JAK2 inhibition sensitizes resistant EGFR-mutant lung adenocarcinoma to tyrosine kinase inhibitors

Sizhi P. Gao, Qing Chang, Ninghui Mao, Laura A. Daly, Robert Vogel, Tyler Chan, Shu Hui Liu, Eirini Bournazou, Erez Schori, Haiying Zhang, Monica Red Brewer, William Pao, Luc Morris, Marc Ladanyi, Maria Arcila, Katia Manov-Todorova, Elisa De Stanchina, Larry Norton, Ross L. Levine, Gregoire Alta-BonnetDavid Solit, Michael Zinda, Dennis Huszar, David Lyden, Jacqueline F. Bromberg

Research output: Contribution to journalArticlepeer-review

41 Scopus citations

Abstract

Lung adenocarcinomas with mutant epidermal growth factor receptor (EGFR) respond to EGFR-targeted tyrosine kinase inhibitors (TKIs), but resistance invariably occurs. We found that the Janus kinase (JAK)/signal transduction and activator of transcription 3 (STAT3) signaling pathway was aberrantly increased in TKI-resistant EGFR-mutant non-small cell lung cancer (NSCLC) cells. JAK2 inhibition restored sensitivity to the EGFR inhibitor erlotinib in TKI-resistant cell lines and xenograftmodels of EGFR-mutant TKI-resistant lung cancer. JAK2 inhibition uncoupled EGFR from its negative regulator, suppressor of cytokine signaling 5(SOCS5), consequently increasing EGFR abundance and restoring the tumor cells' dependence on EGFR signaling. Furthermore, JAK2 inhibition led to heterodimerization of mutant and wild-type EGFR subunits, the activity of which was then blocked by TKIs. Our results reveal a mechanism whereby JAK2 inhibition overcomes acquired resistance to EGFR inhibitors and support the use of combination therapy with JAK and EGFR inhibitors for the treatment of EGFR-dependent NSCLC.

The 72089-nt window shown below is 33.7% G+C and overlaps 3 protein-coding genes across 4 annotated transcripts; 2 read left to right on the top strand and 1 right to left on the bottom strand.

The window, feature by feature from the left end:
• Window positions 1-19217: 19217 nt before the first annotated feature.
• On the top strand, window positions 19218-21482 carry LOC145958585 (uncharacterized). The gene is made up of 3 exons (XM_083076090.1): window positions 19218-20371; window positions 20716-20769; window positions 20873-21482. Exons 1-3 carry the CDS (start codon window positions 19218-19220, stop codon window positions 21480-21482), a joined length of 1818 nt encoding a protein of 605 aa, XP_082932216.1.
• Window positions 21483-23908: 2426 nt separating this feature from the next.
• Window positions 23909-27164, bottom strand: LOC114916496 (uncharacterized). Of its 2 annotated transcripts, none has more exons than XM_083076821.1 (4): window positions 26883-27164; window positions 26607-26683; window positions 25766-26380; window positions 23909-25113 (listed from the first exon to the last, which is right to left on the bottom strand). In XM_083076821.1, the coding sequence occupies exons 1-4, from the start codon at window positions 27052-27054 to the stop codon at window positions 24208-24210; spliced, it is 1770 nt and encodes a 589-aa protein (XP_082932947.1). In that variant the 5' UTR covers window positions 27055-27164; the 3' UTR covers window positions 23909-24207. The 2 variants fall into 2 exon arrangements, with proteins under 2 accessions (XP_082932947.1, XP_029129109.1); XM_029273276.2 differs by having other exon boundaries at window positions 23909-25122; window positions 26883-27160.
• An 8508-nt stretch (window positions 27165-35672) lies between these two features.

Original languageEnglish (US)
Article numberra33
JournalScience Signaling
Volume9
Issue number421
DOIs
StatePublished - Mar 29 2016
Externally publishedYes

ASJC Scopus subject areas

  • Biochemistry
  • Molecular Biology
  • Cell Biology

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